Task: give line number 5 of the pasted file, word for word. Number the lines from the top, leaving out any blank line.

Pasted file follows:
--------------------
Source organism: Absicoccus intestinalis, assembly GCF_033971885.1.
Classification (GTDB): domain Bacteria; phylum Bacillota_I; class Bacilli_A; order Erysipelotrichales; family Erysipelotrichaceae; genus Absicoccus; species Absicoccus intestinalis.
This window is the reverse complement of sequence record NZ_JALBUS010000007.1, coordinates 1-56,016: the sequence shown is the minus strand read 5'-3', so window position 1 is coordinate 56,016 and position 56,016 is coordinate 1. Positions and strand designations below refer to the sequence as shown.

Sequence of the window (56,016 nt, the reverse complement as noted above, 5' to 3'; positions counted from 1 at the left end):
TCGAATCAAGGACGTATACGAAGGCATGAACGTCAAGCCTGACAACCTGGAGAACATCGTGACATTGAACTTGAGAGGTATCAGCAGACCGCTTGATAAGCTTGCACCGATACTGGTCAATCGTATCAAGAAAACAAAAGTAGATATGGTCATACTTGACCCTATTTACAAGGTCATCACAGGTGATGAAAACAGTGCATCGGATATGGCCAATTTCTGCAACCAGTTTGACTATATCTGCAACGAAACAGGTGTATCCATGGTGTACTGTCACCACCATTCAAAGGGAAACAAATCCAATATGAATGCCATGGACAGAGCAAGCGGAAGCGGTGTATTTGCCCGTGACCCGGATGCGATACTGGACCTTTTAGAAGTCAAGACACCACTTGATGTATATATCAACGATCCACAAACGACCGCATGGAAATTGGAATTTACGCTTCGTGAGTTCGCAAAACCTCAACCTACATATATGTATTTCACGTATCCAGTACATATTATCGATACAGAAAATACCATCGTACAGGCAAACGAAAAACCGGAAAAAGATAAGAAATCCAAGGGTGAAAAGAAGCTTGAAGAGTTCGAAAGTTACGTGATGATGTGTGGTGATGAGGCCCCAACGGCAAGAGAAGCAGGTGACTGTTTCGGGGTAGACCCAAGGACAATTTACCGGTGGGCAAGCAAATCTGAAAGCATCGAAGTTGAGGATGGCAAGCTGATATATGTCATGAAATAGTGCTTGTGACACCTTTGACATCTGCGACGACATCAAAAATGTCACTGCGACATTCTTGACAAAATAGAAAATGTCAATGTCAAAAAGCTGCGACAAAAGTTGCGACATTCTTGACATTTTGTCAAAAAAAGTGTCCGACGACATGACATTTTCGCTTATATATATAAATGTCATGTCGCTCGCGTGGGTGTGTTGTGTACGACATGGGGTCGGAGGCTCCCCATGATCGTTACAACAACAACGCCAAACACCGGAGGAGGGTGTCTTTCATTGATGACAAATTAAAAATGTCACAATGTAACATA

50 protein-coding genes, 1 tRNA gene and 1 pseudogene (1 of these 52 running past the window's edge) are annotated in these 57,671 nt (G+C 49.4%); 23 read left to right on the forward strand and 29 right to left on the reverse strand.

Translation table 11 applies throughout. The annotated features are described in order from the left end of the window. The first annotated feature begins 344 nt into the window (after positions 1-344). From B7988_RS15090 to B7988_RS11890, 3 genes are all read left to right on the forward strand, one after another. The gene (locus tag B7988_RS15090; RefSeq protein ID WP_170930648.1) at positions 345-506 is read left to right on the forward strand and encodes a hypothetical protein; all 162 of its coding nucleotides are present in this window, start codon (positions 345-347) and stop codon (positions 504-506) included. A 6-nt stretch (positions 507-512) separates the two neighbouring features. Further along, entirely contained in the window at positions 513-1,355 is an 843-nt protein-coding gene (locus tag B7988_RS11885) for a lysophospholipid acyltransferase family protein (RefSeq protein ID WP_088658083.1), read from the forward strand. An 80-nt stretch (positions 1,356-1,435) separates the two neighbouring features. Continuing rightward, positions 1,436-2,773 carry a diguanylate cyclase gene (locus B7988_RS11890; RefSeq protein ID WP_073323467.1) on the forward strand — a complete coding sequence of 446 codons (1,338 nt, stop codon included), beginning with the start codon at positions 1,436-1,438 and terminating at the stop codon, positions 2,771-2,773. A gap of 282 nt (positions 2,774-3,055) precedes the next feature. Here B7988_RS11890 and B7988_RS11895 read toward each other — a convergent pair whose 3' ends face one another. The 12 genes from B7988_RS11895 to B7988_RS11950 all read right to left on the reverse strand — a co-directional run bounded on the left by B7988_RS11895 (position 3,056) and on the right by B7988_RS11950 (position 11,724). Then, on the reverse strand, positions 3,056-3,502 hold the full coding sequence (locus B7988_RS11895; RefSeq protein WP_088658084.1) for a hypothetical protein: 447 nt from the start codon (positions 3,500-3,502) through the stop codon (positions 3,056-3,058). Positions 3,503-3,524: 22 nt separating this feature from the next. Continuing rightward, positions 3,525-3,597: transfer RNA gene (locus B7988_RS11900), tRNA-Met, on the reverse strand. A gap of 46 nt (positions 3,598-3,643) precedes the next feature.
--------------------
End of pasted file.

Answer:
TCGAATCAAGGACGTATACGAAGGCATGAACGTCAAGCCTGACAACCTGGAGAACATCGTGACATTGAACTTGAGAGGTATCAGCAGACCGCTTGATAAGCTTGCACCGATACTGGTCAATCGTATCAAGAAAACAAAAGTAGATATGGTCATACTTGACCCTATTTACAAGGTCATCACAGGTGATGAAAACAGTGCATCGGATATGGCCAATTTCTGCAACCAGTTTGACTATATCTGCAACGAAACAGGTGTATCCATGGTGTACTGTCACCACCATTCAAAGGGAAACAAATCCAATATGAATGCCATGGACAGAGCAAGCGGAAGCGGTGTATTTGCCCGTGACCCGGATGCGATACTGGACCTTTTAGAAGTCAAGACACCACTTGATGTATATATCAACGATCCACAAACGACCGCATGGAAATTGGAATTTACGCTTCGTGAGTTCGCAAAACCTCAACCTACATATATGTATTTCACGTATCCAGTACATATTATCGATACAGAAAATACCATCGTACAGGCAAACGAAAAACCGGAAAAAGATAAGAAATCCAAGGGTGAAAAGAAGCTTGAAGAGTTCGAAAGTTACGTGATGATGTGTGGTGATGAGGCCCCAACGGCAAGAGAAGCAGGTGACTGTTTCGGGGTAGACCCAAGGACAATTTACCGGTGGGCAAGCAAATCTGAAAGCATCGAAGTTGAGGATGGCAAGCTGATATATGTCATGAAATAGTGCTTGTGACACCTTTGACATCTGCGACGACATCAAAAATGTCACTGCGACATTCTTGACAAAATAGAAAATGTCAATGTCAAAAAGCTGCGACAAAAGTTGCGACATTCTTGACATTTTGTCAAAAAAAGTGTCCGACGACATGACATTTTCGCTTATATATATAAATGTCATGTCGCTCGCGTGGGTGTGTTGTGTACGACATGGGGTCGGAGGCTCCCCATGATCGTTACAACAACAACGCCAAACACCGGAGGAGGGTGTCTTTCATTGATGACAAATTAAAAATGTCACAATGTAACATA